Measures to reduce construction water use as much as possible were targeted onsite. A water tank was provided at the station site to collect and reuse water during construction. Initiatives proposed include reuse of collected water in pedestrian barriers, for irrigation, and wash down, reuse of site office rainwater in the office bathrooms.
The project is also predicted to achieve reductions in operational water use through the installation of water efficient fixtures and fittings in the new accessible toilet facilities being constructed as part of the project.
Overall, the project could result in a reduction of 26% in water use for construction and operations.
The project has modelled an estimated 11% reduction in materials footprint associated with the project design. A key contributor to this was a reduction in embodied materials in the pavement mixes through use of Reconophalt in the new carpark and Synthetic Fibre Reinforced Concrete Pavement in the shared zones, and reduced amounts of reinforcing steel used in the project.
Highlight 2 - Commitment to climate change adaptation
Climate change risks were identified and assessed for the station in accordance with Transport for NSW Climate Change Risk Assessment Guidelines and AS-5334 Climate Change Adaptation for Settlements and Infrastructure: A Risk Based Approach (Australian Standards 2013). This included consideration of both direct and indirect climate change risks over the forecast useful life of the asset and involved a multi-disciplinary team to identify risks and issues.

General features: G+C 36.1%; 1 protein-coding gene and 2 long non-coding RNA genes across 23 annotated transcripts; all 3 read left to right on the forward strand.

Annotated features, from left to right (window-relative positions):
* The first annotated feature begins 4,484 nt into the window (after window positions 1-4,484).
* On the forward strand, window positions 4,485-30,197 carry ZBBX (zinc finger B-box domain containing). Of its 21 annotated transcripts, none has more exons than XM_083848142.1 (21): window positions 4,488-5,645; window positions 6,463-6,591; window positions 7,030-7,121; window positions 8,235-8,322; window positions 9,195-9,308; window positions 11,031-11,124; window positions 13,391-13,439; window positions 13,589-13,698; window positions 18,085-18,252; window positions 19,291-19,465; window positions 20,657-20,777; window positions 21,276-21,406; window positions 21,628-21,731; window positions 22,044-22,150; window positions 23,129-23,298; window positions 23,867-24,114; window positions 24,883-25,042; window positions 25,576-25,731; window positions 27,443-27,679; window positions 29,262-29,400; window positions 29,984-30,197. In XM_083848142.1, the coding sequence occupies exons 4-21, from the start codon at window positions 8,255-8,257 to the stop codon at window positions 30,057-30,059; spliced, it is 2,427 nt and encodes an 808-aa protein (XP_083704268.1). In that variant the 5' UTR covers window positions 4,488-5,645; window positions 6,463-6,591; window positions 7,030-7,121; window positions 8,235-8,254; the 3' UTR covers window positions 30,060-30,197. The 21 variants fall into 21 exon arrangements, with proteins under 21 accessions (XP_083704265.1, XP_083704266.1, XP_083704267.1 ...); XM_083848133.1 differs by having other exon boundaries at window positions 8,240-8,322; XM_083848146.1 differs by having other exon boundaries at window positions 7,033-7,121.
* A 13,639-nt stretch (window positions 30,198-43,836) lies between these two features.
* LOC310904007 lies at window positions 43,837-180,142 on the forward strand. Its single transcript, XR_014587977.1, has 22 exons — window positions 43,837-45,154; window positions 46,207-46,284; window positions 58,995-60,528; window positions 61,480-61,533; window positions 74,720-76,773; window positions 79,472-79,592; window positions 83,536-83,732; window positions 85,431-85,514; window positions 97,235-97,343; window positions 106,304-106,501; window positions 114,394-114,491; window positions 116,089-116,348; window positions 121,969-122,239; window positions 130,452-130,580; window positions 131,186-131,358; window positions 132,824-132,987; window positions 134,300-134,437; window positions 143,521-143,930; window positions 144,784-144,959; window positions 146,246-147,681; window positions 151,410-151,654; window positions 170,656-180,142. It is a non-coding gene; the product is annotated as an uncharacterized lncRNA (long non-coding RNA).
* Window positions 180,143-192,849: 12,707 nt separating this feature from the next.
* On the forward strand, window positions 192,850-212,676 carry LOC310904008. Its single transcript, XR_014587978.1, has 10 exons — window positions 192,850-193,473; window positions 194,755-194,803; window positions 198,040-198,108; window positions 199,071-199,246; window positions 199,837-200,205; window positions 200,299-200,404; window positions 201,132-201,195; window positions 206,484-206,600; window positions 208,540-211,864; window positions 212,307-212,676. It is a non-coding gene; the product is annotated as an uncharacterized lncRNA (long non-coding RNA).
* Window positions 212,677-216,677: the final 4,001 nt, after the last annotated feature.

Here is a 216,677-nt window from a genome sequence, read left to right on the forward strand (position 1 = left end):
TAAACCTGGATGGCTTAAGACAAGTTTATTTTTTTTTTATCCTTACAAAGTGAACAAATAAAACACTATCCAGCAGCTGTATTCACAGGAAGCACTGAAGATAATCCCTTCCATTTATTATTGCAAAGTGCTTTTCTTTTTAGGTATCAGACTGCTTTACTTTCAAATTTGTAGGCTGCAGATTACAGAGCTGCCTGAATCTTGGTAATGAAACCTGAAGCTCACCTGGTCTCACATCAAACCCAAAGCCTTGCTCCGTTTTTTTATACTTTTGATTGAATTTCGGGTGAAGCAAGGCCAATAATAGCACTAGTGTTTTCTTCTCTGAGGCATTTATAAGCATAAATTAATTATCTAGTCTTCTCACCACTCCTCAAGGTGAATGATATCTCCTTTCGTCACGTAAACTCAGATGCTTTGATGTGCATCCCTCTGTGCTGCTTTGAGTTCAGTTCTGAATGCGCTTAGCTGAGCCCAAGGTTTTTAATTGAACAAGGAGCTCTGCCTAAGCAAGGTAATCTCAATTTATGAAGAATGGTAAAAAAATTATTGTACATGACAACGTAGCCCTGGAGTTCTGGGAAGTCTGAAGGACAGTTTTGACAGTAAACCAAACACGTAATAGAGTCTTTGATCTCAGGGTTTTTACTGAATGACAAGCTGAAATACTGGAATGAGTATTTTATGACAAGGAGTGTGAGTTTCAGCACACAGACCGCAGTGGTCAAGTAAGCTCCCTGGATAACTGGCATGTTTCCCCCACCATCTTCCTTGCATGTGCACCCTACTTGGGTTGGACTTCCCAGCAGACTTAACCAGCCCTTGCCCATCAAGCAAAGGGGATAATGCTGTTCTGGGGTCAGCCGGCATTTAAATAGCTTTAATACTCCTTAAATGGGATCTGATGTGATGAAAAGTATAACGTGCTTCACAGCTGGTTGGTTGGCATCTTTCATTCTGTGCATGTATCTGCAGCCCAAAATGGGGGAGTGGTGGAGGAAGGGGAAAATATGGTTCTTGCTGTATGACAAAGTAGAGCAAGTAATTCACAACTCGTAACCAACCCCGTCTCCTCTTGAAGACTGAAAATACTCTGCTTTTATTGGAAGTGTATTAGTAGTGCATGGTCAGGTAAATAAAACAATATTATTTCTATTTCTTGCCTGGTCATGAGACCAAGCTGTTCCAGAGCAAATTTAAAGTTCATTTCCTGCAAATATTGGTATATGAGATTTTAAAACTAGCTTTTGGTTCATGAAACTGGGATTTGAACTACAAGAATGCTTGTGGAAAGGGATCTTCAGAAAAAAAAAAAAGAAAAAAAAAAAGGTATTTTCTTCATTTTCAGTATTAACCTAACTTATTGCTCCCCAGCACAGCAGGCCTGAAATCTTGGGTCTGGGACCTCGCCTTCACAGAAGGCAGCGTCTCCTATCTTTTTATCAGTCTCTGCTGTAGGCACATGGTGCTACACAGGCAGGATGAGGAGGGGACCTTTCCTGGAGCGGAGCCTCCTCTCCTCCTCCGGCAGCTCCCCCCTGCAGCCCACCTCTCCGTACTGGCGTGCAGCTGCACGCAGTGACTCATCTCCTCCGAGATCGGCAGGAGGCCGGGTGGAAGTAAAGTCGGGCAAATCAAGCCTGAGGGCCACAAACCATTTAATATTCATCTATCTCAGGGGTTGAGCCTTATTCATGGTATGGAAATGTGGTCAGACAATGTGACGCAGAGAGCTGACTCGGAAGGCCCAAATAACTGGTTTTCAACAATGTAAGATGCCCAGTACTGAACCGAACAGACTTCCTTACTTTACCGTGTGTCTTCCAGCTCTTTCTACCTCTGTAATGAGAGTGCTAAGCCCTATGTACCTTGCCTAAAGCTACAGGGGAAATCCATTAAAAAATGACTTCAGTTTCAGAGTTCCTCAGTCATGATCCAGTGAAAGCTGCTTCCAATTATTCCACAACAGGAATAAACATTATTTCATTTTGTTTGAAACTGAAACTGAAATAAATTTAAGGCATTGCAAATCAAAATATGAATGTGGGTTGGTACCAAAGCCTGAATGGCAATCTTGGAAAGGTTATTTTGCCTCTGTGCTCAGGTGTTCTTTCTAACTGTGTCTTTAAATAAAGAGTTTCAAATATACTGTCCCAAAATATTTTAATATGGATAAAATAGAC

Key measures to address potential impacts of future climate change on the operation of the asset were focused around reducing impacts associated with increased intensity and frequency of high heat days, increased severity and frequency of storm events, and potential impacts associated with extreme rainfall events and flooding. The measures to integrate climate change resilience included:
- passive solar design of the concourse with shelter and refuge points for people during weather events
- hydraulics and drainage design resilient to flood modelling under climate change scenarios
- rainwater harvesting and passive drainage in shared zones capacity to allow for heat dissipation for high voltage cables.
Highlight 3 - Designing with the community in mind
The project has worked with the community by taking on board feedback from local residents and stakeholders, as part of the co-design process. From this process, the project incorporated elements into the design of the Little Eveleigh Street shared zone, such as: